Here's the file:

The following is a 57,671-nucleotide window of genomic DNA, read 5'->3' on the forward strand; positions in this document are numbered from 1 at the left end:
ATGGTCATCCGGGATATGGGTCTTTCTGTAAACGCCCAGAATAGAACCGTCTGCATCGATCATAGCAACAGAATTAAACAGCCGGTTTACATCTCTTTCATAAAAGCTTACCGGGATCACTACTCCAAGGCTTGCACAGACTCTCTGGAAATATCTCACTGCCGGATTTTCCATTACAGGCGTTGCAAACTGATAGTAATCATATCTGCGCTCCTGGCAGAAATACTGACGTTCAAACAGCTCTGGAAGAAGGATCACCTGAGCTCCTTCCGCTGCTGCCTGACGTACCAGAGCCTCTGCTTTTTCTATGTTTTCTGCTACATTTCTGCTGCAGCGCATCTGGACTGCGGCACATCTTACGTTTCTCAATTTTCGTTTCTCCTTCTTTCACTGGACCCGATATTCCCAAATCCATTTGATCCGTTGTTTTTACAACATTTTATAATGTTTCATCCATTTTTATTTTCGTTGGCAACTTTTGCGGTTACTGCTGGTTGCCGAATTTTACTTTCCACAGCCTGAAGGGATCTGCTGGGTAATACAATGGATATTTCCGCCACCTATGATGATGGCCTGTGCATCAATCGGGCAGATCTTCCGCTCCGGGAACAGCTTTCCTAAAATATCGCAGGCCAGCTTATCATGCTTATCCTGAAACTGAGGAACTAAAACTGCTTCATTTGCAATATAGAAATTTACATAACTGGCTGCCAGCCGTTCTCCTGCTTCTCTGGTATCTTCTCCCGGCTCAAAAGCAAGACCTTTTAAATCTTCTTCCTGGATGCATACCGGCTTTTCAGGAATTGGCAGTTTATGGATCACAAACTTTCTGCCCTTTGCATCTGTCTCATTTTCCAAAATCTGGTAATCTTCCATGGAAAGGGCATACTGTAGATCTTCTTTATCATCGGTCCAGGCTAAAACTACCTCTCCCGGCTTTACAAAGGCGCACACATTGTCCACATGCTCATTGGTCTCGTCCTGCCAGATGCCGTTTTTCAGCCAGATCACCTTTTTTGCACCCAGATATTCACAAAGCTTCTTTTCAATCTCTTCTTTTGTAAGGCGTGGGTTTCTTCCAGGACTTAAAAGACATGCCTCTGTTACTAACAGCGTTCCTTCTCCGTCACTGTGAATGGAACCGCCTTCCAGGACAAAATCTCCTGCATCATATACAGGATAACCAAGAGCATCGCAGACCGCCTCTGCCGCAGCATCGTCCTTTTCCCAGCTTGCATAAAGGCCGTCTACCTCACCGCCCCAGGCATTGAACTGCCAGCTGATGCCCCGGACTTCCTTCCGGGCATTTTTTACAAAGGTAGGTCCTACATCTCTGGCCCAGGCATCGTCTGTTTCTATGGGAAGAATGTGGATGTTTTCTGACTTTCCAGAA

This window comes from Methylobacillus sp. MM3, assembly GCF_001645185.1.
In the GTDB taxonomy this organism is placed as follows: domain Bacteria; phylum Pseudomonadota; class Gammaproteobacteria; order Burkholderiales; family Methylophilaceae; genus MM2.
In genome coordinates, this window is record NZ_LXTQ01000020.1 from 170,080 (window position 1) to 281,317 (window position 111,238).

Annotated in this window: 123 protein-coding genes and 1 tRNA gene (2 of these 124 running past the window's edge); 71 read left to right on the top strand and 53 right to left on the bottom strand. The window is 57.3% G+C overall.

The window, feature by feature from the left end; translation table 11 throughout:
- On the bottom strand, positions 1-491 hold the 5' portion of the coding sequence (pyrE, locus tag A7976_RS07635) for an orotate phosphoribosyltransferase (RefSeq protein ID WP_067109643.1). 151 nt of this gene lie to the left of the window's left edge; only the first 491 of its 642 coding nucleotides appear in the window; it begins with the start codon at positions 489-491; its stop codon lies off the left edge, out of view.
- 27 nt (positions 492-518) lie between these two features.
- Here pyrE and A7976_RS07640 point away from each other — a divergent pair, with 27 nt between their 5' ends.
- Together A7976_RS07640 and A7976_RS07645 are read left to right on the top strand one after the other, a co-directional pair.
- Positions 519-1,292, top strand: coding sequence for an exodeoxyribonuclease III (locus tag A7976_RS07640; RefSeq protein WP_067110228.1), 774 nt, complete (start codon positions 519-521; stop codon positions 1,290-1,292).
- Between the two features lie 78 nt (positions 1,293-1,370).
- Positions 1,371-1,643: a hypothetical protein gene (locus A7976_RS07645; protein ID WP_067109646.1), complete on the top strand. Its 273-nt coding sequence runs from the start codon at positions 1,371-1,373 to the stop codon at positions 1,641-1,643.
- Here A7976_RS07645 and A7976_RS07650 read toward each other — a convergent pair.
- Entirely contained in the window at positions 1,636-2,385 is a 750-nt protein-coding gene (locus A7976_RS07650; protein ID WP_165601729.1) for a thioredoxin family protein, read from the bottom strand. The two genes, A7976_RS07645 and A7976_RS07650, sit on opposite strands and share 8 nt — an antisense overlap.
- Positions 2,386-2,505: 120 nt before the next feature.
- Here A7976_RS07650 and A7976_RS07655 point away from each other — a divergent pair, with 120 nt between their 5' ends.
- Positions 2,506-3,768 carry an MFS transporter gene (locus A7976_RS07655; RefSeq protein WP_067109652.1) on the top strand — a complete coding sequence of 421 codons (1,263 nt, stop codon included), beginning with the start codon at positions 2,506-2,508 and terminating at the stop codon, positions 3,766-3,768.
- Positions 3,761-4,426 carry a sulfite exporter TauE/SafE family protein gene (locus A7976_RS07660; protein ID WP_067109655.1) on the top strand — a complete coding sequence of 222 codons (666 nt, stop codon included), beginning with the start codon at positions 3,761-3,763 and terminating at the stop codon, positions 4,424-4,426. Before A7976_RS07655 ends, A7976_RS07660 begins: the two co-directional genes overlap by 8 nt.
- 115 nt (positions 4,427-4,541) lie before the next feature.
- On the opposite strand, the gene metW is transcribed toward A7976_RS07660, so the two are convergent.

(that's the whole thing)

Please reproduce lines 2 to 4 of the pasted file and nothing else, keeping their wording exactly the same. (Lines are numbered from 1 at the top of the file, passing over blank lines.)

ATGGTCATCCGGGATATGGGTCTTTCTGTAAACGCCCAGAATAGAACCGTCTGCATCGATCATAGCAACAGAATTAAACAGCCGGTTTACATCTCTTTCATAAAAGCTTACCGGGATCACTACTCCAAGGCTTGCACAGACTCTCTGGAAATATCTCACTGCCGGATTTTCCATTACAGGCGTTGCAAACTGATAGTAATCATATCTGCGCTCCTGGCAGAAATACTGACGTTCAAACAGCTCTGGAAGAAGGATCACCTGAGCTCCTTCCGCTGCTGCCTGACGTACCAGAGCCTCTGCTTTTTCTATGTTTTCTGCTACATTTCTGCTGCAGCGCATCTGGACTGCGGCACATCTTACGTTTCTCAATTTTCGTTTCTCCTTCTTTCACTGGACCCGATATTCCCAAATCCATTTGATCCGTTGTTTTTACAACATTTTATAATGTTTCATCCATTTTTATTTTCGTTGGCAACTTTTGCGGTTACTGCTGGTTGCCGAATTTTACTTTCCACAGCCTGAAGGGATCTGCTGGGTAATACAATGGATATTTCCGCCACCTATGATGATGGCCTGTGCATCAATCGGGCAGATCTTCCGCTCCGGGAACAGCTTTCCTAAAATATCGCAGGCCAGCTTATCATGCTTATCCTGAAACTGAGGAACTAAAACTGCTTCATTTGCAATATAGAAATTTACATAACTGGCTGCCAGCCGTTCTCCTGCTTCTCTGGTATCTTCTCCCGGCTCAAAAGCAAGACCTTTTAAATCTTCTTCCTGGATGCATACCGGCTTTTCAGGAATTGGCAGTTTATGGATCACAAACTTTCTGCCCTTTGCATCTGTCTCATTTTCCAAAATCTGGTAATCTTCCATGGAAAGGGCATACTGTAGATCTTCTTTATCATCGGTCCAGGCTAAAACTACCTCTCCCGGCTTTACAAAGGCGCACACATTGTCCACATGCTCATTGGTCTCGTCCTGCCAGATGCCGTTTTTCAGCCAGATCACCTTTTTTGCACCCAGATATTCACAAAGCTTCTTTTCAATCTCTTCTTTTGTAAGGCGTGGGTTTCTTCCAGGACTTAAAAGACATGCCTCTGTTACTAACAGCGTTCCTTCTCCGTCACTGTGAATGGAACCGCCTTCCAGGACAAAATCTCCTGCATCATATACAGGATAACCAAGAGCATCGCAGACCGCCTCTGCCGCAGCATCGTCCTTTTCCCAGCTTGCATAAAGGCCGTCTACCTCACCGCCCCAGGCATTGAACTGCCAGCTGATGCCCCGGACTTCCTTCCGGGCATTTTTTACAAAGGTAGGTCCTACATCTCTGGCCCAGGCATCGTCTGTTTCTATGGGAAGAATGTGGATGTTTTCTGACTTTCCAGAA

This window comes from Methylobacillus sp. MM3, assembly GCF_001645185.1.
In the GTDB taxonomy this organism is placed as follows: domain Bacteria; phylum Pseudomonadota; class Gammaproteobacteria; order Burkholderiales; family Methylophilaceae; genus MM2.